S. and I just realized that we passed the 10 yr. mark living in our little Northwest corner of the country this month. What began as a summer of work turned into a decade and- behold! I believe that foreign feeling might be roots! Alas...they might be attaching to the ground!
When my dad threw out the idea of moving to Lynden I was getting ready for my senior year of high school. "Just for fun" we came up to visit the small Dutch farming community. I found it quaint, endearing, and beautiful but knew enough to not take my dad seriously the first time around.
The seriousness grew quickly, however. That summer, as I drove my '89 Ford Tempo north following a line of U-Hauls and vehicles, I was almost laughing. Are we really doing this? I unpacked my room and enrolled in a new school mere days before my senior year began.
Being Dutch myself, I had never spent time with people other than my family who shared our heritage. It was a strange adjustment. We weren't the blondest, tallest, cleanest, or the most frugal anymore! I liked Lynden but had no plans to stay as college was coming quickly.
After three years of college and a year of marriage nowhere felt settled but I was accustomed to that because we moved often as I grew up. I was hoping S. might take a job in Southern CA, we were looking at grad schools on the east coast. But... we ran out of money. I evaluated our checkbook and told S., "we can pay one more month of rent or we can pay for a U-Haul. If you don't have a job by Wednesday then I say we call U-Haul."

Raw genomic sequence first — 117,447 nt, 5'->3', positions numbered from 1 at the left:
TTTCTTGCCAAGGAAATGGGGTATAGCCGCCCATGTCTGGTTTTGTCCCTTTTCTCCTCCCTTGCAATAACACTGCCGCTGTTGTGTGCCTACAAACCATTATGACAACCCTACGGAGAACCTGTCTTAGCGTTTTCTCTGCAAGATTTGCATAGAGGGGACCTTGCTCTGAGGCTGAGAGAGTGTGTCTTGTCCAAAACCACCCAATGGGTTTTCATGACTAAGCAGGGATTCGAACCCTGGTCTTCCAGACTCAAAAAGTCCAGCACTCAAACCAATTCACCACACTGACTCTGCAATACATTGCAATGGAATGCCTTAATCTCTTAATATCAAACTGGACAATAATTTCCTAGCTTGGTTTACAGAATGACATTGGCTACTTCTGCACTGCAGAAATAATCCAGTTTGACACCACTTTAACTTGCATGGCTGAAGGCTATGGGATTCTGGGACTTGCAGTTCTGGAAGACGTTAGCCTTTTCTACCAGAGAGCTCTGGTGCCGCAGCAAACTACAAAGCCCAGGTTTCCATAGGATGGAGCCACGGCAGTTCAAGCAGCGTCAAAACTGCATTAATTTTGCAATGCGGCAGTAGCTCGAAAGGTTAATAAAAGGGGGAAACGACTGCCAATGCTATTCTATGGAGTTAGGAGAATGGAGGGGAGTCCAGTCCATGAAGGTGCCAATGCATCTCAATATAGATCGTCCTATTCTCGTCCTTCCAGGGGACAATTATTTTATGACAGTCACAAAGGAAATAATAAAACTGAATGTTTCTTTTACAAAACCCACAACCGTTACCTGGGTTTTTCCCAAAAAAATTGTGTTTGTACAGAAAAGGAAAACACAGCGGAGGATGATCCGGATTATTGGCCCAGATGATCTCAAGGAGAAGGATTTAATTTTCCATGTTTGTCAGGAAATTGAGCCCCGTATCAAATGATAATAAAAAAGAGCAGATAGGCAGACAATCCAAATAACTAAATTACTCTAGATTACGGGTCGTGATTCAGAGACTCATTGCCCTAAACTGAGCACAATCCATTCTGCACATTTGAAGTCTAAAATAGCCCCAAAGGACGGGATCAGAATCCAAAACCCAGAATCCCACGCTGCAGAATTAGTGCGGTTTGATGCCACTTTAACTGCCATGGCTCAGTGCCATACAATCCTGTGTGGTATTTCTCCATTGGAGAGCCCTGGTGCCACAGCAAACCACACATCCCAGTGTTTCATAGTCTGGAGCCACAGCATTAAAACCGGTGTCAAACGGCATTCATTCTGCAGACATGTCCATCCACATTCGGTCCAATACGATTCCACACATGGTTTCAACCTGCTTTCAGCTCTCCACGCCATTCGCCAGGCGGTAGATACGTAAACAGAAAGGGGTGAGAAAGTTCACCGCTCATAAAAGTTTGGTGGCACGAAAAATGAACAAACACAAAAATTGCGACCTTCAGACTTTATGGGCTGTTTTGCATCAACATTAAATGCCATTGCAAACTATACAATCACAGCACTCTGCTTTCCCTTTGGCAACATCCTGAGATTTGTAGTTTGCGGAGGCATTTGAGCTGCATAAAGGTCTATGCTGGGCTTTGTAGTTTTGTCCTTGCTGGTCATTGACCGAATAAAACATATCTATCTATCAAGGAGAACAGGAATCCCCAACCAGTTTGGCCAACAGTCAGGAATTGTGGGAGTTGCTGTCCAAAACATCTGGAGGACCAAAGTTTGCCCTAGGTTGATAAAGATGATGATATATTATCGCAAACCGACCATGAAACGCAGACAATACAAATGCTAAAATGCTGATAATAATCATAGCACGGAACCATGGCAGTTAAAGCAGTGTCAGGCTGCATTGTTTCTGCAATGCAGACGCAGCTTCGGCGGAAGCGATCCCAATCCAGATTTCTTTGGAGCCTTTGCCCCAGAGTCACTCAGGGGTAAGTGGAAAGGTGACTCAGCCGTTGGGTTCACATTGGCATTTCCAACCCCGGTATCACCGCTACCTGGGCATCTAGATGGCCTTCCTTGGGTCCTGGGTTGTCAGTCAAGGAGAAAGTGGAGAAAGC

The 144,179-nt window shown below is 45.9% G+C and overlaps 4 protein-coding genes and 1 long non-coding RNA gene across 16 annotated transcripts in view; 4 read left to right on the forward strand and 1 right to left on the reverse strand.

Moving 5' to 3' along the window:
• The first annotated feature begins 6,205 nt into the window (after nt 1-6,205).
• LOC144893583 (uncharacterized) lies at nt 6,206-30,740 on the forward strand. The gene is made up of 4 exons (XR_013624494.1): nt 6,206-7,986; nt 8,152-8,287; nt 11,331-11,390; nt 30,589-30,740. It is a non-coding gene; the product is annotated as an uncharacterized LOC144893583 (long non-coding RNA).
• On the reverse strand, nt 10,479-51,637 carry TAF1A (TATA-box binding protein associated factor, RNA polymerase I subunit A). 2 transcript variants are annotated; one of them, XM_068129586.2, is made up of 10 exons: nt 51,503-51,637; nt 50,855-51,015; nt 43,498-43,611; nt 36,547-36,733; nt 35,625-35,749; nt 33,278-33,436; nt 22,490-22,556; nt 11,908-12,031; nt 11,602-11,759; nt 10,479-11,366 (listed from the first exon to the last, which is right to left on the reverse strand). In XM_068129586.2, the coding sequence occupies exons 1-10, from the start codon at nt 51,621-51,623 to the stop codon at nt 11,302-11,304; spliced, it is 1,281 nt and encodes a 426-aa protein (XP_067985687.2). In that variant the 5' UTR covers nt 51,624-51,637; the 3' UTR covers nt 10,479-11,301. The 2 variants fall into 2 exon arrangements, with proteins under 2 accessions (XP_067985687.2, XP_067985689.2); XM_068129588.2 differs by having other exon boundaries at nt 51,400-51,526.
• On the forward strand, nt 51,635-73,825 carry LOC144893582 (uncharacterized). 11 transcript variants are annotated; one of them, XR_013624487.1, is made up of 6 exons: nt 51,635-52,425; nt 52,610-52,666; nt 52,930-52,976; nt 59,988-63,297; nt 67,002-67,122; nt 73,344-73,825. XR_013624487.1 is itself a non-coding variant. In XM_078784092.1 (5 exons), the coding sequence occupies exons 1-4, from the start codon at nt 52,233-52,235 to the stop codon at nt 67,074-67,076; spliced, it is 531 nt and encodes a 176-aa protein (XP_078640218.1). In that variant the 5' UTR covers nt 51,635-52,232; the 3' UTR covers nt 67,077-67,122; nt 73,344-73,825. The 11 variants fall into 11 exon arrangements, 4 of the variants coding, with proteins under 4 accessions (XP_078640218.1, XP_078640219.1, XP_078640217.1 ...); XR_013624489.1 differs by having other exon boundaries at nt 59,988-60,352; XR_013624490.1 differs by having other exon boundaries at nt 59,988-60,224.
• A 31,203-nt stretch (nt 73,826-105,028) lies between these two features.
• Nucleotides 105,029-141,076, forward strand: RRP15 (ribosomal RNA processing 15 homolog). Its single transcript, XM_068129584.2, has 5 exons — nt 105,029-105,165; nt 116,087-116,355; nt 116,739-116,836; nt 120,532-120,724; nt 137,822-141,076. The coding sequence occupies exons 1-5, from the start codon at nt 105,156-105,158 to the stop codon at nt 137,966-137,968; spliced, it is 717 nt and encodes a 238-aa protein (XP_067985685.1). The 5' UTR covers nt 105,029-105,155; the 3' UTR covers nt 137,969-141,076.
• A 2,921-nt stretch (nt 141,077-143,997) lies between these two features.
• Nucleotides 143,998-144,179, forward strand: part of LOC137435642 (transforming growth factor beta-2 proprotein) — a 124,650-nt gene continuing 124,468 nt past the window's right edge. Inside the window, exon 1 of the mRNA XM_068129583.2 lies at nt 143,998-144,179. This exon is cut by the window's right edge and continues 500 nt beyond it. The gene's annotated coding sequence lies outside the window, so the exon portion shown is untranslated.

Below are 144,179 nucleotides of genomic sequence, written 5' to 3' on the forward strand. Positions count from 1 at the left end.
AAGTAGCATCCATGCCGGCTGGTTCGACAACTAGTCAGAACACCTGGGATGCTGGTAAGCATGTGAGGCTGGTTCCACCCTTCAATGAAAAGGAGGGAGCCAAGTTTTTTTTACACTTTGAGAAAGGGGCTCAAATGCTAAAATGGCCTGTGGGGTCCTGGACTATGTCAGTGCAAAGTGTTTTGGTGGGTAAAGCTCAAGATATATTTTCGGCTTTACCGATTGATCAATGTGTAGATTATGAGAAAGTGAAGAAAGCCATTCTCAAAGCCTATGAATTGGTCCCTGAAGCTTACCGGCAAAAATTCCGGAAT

My parents assured us that they could park a trailer in their driveway and connect us with some summer work in town. S. bar tended at the town's resort and I worked in the raspberries. By the end of the summer I began considering finishing school online so we could stay. We found a tiny house on Main Street with a window seat and a whopping 840 square feet. That's all it took for us. We made an offer and began to unpack some boxes.
By fall we visited a new church in town and on our first visit the worship director approached us. "I'm so glad you guys are here. You want to help us start a youth ministry?"
S. wasn't so sure. I was very sure. We said yes...
and one summer turned into another... and another... and another.
I went to our town's Farmer Day Parade Saturday and was reminded of the many reasons I love this town. I love that every year we see the Parade with the tractors, berry pickers, and children dressed in traditional Dutch clothes.
I love that in every hard season of the past decade I have experienced huge support from other families in town- financially, emotionally, prayerfully. I love living in a place that has a rich heritage of trusting the Lord. I love the smell of raspberries, the excitement of harvest, the big deal we made about the two lane road growing to four lanes.
I love that the lady from craigslist called for directions and actually guessed what neighborhood we live in because the pictures of our van showed familiar trees in the background. I love that the high schoolers who roll their eyes that there's nothing to do in this town, move away and then come home realizing that having a community of people to BBQ and play soft pitch with might be a little more lasting (and less expensive) than clubbing or going to events in a bigger city.
When I was at my sister's house on Thursday I realized my boys were on a tractor with a strange man. When I went out to retrieve them I realized it was that older gentleman that calls me "Tadema" (my maiden name) with a Dutch accent because he knew my grandfather 40 years ago. Love that.
We may get uprooted again someday. We are open to where the Lord leads. But on a recent drive with Mt. Baker in view
I told S., "I know I'll be fine with what the future holds and wherever we go. But if the Lord sees fit to keep us planted here... that is just fine with me."